Writing an Offer Letter

Real Estate Offer Letters

An offer letter is a legal document used by a buyer who wants to place a bid on a house that is for sale. You want the seller to feel positive about you after reading your letter. To make your offer letter the best it can be, follow these seven tips.

  1. Make a connection

You want to make the seller identify with you and your family, so search for something you and the seller have in common. This can be anything from you sharing the same line of work to noticing something similar in their house to yours. During the home viewing, pay close attention to the details so you can make the connection later.

  1. Short and sweet

No one is going to want to read pages and pages of story. Keep it short and sweet, focusing on two or three reasons why you are the best buyer for the home. Try and keep the letter down to a single page.

  1. Keep it positive

Keep the information you put into your letter positive. Don’t focus on the other homes you’ve lost out on. In the worst-case scenario, this can make the seller wonder why you have been having trouble buying a home and make them pass on you.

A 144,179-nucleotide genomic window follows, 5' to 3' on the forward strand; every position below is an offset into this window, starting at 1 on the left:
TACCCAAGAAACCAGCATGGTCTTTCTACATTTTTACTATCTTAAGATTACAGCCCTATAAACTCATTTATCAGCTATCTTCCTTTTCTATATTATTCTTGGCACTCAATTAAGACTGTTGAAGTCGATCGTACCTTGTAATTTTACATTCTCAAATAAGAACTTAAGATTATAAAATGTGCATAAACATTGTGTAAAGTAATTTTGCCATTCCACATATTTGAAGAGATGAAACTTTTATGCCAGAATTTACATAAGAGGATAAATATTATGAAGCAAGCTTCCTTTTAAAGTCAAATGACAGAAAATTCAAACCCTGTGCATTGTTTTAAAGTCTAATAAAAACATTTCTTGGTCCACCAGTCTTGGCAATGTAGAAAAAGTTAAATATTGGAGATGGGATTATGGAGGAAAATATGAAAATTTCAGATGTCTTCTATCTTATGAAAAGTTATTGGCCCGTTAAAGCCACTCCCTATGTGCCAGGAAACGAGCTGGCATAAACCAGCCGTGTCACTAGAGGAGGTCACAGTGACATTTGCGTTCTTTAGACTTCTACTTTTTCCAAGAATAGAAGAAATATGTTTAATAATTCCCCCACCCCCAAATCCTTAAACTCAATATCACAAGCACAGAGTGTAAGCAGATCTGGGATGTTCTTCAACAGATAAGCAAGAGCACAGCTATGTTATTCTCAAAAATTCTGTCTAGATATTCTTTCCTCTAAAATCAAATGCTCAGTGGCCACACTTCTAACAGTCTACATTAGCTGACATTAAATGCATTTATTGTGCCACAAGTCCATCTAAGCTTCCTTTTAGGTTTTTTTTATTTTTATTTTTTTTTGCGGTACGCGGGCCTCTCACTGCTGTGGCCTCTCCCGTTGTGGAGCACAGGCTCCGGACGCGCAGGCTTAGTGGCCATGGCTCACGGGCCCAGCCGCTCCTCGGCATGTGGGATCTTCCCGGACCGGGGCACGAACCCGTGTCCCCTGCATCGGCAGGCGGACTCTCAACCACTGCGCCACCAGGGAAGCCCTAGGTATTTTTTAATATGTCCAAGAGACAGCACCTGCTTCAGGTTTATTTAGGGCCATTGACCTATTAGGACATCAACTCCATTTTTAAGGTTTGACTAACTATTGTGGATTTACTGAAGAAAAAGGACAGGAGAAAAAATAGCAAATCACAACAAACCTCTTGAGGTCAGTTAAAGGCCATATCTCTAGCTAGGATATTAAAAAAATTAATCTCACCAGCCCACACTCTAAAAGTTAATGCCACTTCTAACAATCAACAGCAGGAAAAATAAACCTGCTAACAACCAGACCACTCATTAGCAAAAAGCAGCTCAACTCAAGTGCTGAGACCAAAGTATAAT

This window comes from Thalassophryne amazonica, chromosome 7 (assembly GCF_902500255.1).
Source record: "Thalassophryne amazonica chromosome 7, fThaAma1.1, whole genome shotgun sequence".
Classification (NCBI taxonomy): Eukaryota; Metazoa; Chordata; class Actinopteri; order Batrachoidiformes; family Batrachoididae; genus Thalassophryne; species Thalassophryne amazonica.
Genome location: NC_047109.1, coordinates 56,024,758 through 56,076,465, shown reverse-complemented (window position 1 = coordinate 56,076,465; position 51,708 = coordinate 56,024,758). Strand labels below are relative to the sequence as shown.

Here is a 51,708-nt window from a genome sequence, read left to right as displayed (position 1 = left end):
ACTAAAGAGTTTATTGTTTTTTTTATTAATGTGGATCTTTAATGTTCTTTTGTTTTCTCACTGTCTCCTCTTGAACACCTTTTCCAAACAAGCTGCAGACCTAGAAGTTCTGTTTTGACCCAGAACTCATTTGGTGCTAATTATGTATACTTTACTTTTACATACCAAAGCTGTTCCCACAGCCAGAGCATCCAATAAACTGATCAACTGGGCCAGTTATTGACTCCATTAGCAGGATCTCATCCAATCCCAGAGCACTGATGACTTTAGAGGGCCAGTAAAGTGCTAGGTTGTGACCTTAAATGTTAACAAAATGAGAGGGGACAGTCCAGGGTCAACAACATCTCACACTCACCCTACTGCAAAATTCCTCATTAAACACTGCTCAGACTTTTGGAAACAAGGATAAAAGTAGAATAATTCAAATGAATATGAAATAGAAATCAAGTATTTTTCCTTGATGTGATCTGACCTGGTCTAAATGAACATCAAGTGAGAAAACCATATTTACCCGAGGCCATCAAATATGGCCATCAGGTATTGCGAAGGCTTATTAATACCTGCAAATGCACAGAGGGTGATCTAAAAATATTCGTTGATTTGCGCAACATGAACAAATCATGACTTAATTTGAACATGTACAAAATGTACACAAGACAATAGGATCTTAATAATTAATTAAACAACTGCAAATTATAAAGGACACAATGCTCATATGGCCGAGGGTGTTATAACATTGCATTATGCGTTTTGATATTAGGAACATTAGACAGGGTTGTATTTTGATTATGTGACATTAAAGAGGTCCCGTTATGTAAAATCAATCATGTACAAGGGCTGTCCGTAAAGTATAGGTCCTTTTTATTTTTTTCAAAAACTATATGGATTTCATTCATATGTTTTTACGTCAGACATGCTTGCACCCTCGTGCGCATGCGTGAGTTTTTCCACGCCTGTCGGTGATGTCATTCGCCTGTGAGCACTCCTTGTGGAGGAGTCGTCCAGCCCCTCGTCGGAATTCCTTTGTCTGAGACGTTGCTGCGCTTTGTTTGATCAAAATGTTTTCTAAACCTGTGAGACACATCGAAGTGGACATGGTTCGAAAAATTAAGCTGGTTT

1. Emotion

Don’t be afraid to show an emotional attachment to the home. In your offer letter, talk about how you can see your kids playing in the backyard or see your family cooking Sunday dinner together.

  1. Don’t talk about remodeling

Odds are the sellers still have an emotional attachment to at least some part of their home. Remodeling plans will ultimately change something that a seller might love dearly. Keep your plans to yourself.

  1. Wrap it up

Finish your offer letter with a short paragraph that reinforces what you talked about in your previous paragraphs. Show appreciation for the seller’s time and the opportunity to write a letter.

  1. Proofread

Always assume that your seller is a stickler for grammar. Pay attention to grammar, spelling, and punctuation. Additionally, look for things that a spell check might not detect, such as different variations of there, your, and its. After looking it over once, have a friend or family member to review it for you. A fresh eye might catch something that you might have looked over.

0 replies

Leave a Reply

Want to join the discussion?
Feel free to contribute!

Leave a Reply